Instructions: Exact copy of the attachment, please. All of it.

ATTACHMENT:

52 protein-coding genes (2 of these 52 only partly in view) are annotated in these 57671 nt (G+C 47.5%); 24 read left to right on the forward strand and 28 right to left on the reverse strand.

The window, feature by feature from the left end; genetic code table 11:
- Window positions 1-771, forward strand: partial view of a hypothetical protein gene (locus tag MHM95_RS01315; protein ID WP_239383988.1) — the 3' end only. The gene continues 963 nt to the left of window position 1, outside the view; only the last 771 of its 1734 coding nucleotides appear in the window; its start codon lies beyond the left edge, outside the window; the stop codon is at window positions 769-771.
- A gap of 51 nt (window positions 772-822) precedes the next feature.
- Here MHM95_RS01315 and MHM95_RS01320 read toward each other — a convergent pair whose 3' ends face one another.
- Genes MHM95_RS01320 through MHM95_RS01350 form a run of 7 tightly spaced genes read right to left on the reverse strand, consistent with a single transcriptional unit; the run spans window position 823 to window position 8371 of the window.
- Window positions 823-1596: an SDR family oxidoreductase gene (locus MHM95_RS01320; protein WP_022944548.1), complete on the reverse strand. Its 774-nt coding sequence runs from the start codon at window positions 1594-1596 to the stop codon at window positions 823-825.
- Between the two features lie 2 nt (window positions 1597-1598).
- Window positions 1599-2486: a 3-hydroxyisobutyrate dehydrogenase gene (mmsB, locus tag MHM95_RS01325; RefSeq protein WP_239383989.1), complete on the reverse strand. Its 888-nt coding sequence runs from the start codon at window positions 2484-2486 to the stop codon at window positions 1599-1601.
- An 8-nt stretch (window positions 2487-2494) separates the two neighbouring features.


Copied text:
52 protein-coding genes (2 of these 52 only partly in view) are annotated in these 57671 nt (G+C 47.5%); 24 read left to right on the forward strand and 28 right to left on the reverse strand.

The window, feature by feature from the left end; genetic code table 11:
- Window positions 1-771, forward strand: partial view of a hypothetical protein gene (locus tag MHM95_RS01315; protein ID WP_239383988.1) — the 3' end only. The gene continues 963 nt to the left of window position 1, outside the view; only the last 771 of its 1734 coding nucleotides appear in the window; its start codon lies beyond the left edge, outside the window; the stop codon is at window positions 769-771.
- A gap of 51 nt (window positions 772-822) precedes the next feature.
- Here MHM95_RS01315 and MHM95_RS01320 read toward each other — a convergent pair whose 3' ends face one another.
- Genes MHM95_RS01320 through MHM95_RS01350 form a run of 7 tightly spaced genes read right to left on the reverse strand, consistent with a single transcriptional unit; the run spans window position 823 to window position 8371 of the window.
- Window positions 823-1596: an SDR family oxidoreductase gene (locus MHM95_RS01320; protein WP_022944548.1), complete on the reverse strand. Its 774-nt coding sequence runs from the start codon at window positions 1594-1596 to the stop codon at window positions 823-825.
- Between the two features lie 2 nt (window positions 1597-1598).
- Window positions 1599-2486: a 3-hydroxyisobutyrate dehydrogenase gene (mmsB, locus tag MHM95_RS01325; RefSeq protein WP_239383989.1), complete on the reverse strand. Its 888-nt coding sequence runs from the start codon at window positions 2484-2486 to the stop codon at window positions 1599-1601.
- An 8-nt stretch (window positions 2487-2494) separates the two neighbouring features.